Shelton mayor’s budget includes no tax hike
SHELTON — Mayor Mark Lauretti has proposed a “flat-funded” budget in order to maintain the present mill rate for the 2020-21 fiscal year.
Lauretti, in a joint virtual meeting with the Board of Aldermen and Board of Apportionment and Taxation Tuesday, proposed a budget of $128,182,039, a $610,565 increase from the present year’s budget, which maintains the 22.42 mill rate.
“There will not be any increases in budgets,” said Lauretti. “I am presenting a budget designed to maintain current levels of city services and without causing a major adverse financial impact on our citizens’ households.
Lauretti’s plan drops the anticipated tax collection rate to 98 percent and reduces the revenue estimate on motor vehicles by $200,000 creating what he called a “significant drop in cash” which will “certainly impact the ability to pay bills for vital services.”
Before Lauretti’s budget presentation, the Board of Aldermen approved the new budget calendar, which does not include a public hearing as in years past. The Board of A&T must submit a recommended budget to the Board of Aldermen by June 1. The aldermen will complete their review by June 14, with a budget adoption no later than June 30.
Board of Aldermen President John Anglace Jr. said, with the coronavirus pandemic preventing any public gatherings at least through May 20, the aldermen will be accepting emailed public comment to the city’s website.
Lauretti said last week that “raising taxes is off the table. People are going to have to do more with less, even the Board of Education.” He reiterated that stance Tuesday.
“Never before in 29 years have I been faced with such a daunting task with a life and death crisis facing the citizens of our city, state, nation and the entire world,” said Lauretti. “Never in our lifetime has a disease so seriously impacted our personal safety, our economy and our way of life.”
Lauretti said city tax revenues during the first 120 days of the 2020-21 fiscal year are “uncertain as will be household income due to unemployment and the closing of businesses of all sizes. The only thing we don’t know is how deep the damage will be or for how long it will last, creating tax collection and cash flow uncertainty.
“I am appealing to those taxpayers and those businesses who possess the fiscal ability to step up and pay their taxes as soon as possible. That will be a big help,” he said.
The Board of Education had proposed a $75,083,945 budget — an increase of $2,318,945, or 3.19 percent. The school budget request maintains present services with money set aside for a new pre-K teacher and curriculum writing.
Board of Education Chair Kathy Yolish, now faced with the prospect of no additional funding, said the “impact of alternative economic scenarios for our Board of Education will be both challenging and very discouraging to say the least.
“We will need to find at least $2.9 million in cuts from our budget, according to our finance director, Rick Belden. At our final special board budget meeting, our entire board collaboratively and unanimously voted on a budget that we felt was fair, even though we would have liked to add a few more items,” said Yolish.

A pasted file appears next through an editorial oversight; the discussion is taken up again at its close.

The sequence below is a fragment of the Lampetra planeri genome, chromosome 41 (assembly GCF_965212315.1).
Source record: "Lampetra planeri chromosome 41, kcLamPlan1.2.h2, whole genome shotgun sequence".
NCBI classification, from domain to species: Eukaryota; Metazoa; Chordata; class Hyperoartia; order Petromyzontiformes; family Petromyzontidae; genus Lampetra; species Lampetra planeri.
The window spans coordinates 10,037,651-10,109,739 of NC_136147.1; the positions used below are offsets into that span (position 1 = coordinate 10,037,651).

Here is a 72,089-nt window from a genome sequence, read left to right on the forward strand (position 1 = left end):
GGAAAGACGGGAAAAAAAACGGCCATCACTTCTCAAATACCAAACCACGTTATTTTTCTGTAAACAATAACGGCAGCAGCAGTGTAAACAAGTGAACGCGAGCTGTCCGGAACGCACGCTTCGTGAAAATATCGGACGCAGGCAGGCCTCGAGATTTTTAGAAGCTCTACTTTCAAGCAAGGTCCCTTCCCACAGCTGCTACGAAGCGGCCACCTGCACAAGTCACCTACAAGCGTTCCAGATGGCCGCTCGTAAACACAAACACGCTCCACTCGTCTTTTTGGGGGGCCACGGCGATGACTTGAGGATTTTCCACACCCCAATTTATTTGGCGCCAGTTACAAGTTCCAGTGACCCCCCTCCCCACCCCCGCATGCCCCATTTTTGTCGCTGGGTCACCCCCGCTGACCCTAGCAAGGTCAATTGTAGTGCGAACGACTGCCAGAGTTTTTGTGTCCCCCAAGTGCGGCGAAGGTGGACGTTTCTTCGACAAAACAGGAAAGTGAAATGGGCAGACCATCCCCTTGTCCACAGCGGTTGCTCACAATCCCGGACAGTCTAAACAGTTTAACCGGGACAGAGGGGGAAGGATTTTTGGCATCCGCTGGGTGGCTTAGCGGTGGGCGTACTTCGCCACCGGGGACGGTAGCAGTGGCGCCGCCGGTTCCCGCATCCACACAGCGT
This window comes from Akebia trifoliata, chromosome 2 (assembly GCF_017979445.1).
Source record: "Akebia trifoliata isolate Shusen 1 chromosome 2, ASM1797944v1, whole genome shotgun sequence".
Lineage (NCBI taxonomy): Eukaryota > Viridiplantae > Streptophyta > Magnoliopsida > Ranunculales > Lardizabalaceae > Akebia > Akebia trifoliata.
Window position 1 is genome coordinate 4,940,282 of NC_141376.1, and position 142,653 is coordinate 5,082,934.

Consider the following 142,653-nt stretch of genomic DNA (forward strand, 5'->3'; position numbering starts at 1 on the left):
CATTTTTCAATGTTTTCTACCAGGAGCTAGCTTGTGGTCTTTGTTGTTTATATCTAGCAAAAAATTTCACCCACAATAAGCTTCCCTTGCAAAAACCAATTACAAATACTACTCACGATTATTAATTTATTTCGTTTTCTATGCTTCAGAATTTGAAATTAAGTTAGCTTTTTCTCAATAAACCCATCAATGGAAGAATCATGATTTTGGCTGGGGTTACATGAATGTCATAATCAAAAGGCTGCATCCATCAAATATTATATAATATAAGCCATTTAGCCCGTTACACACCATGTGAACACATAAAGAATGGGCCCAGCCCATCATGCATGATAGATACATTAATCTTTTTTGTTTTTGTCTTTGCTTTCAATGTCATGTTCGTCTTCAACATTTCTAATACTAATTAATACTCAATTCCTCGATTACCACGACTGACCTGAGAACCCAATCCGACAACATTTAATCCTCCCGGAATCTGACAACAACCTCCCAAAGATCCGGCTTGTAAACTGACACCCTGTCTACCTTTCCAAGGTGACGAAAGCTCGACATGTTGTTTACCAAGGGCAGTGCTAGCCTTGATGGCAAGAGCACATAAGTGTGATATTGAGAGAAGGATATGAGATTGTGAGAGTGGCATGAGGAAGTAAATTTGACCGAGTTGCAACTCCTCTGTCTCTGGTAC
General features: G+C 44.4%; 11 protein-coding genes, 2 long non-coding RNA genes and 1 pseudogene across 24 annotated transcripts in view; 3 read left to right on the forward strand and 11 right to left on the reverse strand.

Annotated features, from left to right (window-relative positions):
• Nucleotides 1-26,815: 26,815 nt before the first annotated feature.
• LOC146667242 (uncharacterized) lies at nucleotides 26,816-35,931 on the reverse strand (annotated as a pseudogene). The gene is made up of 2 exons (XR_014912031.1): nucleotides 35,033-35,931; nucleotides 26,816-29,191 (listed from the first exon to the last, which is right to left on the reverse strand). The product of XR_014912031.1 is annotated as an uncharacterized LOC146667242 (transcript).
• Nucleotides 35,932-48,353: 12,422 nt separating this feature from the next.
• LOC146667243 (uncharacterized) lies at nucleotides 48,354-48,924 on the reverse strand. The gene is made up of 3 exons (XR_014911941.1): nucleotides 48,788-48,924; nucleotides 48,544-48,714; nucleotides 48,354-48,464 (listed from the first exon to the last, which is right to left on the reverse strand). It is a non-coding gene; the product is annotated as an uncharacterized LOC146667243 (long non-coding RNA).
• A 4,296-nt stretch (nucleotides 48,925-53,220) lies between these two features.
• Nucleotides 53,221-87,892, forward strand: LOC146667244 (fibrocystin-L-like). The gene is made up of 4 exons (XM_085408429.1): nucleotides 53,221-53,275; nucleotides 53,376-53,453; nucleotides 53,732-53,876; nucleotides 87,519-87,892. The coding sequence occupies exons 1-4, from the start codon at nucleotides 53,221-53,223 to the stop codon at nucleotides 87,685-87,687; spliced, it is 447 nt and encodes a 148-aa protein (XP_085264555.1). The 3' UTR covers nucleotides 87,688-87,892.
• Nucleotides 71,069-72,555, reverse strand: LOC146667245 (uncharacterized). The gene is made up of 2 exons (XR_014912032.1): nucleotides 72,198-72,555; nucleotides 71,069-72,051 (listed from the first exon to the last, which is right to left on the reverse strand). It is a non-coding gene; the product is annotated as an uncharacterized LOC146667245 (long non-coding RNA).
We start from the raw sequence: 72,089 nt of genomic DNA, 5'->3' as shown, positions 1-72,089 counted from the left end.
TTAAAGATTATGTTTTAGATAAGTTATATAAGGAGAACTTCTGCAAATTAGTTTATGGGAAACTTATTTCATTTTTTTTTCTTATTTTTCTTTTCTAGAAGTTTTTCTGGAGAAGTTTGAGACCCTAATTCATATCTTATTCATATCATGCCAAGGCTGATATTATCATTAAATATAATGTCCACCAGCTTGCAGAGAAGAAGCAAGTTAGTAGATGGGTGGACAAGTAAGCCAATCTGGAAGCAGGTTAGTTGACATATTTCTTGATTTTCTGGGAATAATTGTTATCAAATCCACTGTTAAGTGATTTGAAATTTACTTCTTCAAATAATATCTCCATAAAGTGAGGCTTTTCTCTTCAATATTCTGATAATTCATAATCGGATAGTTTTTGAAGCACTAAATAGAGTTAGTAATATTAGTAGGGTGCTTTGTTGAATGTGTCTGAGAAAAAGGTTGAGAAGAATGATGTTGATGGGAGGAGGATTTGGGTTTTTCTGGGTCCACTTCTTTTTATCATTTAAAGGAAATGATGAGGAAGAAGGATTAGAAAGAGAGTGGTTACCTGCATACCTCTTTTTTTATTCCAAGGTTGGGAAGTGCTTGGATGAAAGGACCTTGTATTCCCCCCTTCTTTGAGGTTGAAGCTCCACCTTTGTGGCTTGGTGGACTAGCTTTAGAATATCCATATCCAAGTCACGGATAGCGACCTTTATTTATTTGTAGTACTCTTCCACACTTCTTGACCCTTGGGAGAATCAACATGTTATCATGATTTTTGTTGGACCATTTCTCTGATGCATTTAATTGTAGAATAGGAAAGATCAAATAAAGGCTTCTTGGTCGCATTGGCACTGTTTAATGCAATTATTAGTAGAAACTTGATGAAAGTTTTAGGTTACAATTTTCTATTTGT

The Board of Education will hold a special virtual finance committee meeting at 5 p.m. on April 28, and Yolish said she will ask for a special Board of Education virtual meeting April 30 to look for suggestions to make up the loss.
“We are aware that the majority of our budget is comprised of salaries and benefits,” said Yolish. “I am hopeful that the city tax revenues will not be as severely impacted as mentioned and that the mayor will work with the board to provide additional funding to reinstate the positions and items that we may have to eliminate.”
Normally, Lauretti said he would look to the state for assistance but reports from the Governing Newsletter state Connecticut is expecting a $500 million shortfall in the current fiscal year and a $1.4 billion deficit next year.
“I am concerned that our major state revenues, such as the ECS Grant, will be continued at least at current levels,” said Lauretti. “Once again, municipalities are in the position of having to adopt a budget without accurate state budget revenue information.”
Lauretti said fiscal relief in the CARES Act was largely limited to states, as well as localities, with populations larger than 500,000.
“Shelton received nothing,” said Lauretti. “Smaller cities are hoping they can count on direct assistance from the federal government in the near future. That is uncertain, but it sure would help."
Lauretti said Shelton, and all municipalities, will be dealing with the coronavirus and its fallout for months to come. Federal government stimulus is now at $2 trillion, according to the mayor, and that will continue to grow.
“It begs the questions who will be asked to pay that back and how it will be done, adding more pressure on the average taxpayer and business,” said Lauretti. “State and federal governments should not pick and choose what sectors of society will pay and who gets relief, as we have experienced through the Governor’s executive orders. Everyone must share in the economic burden.”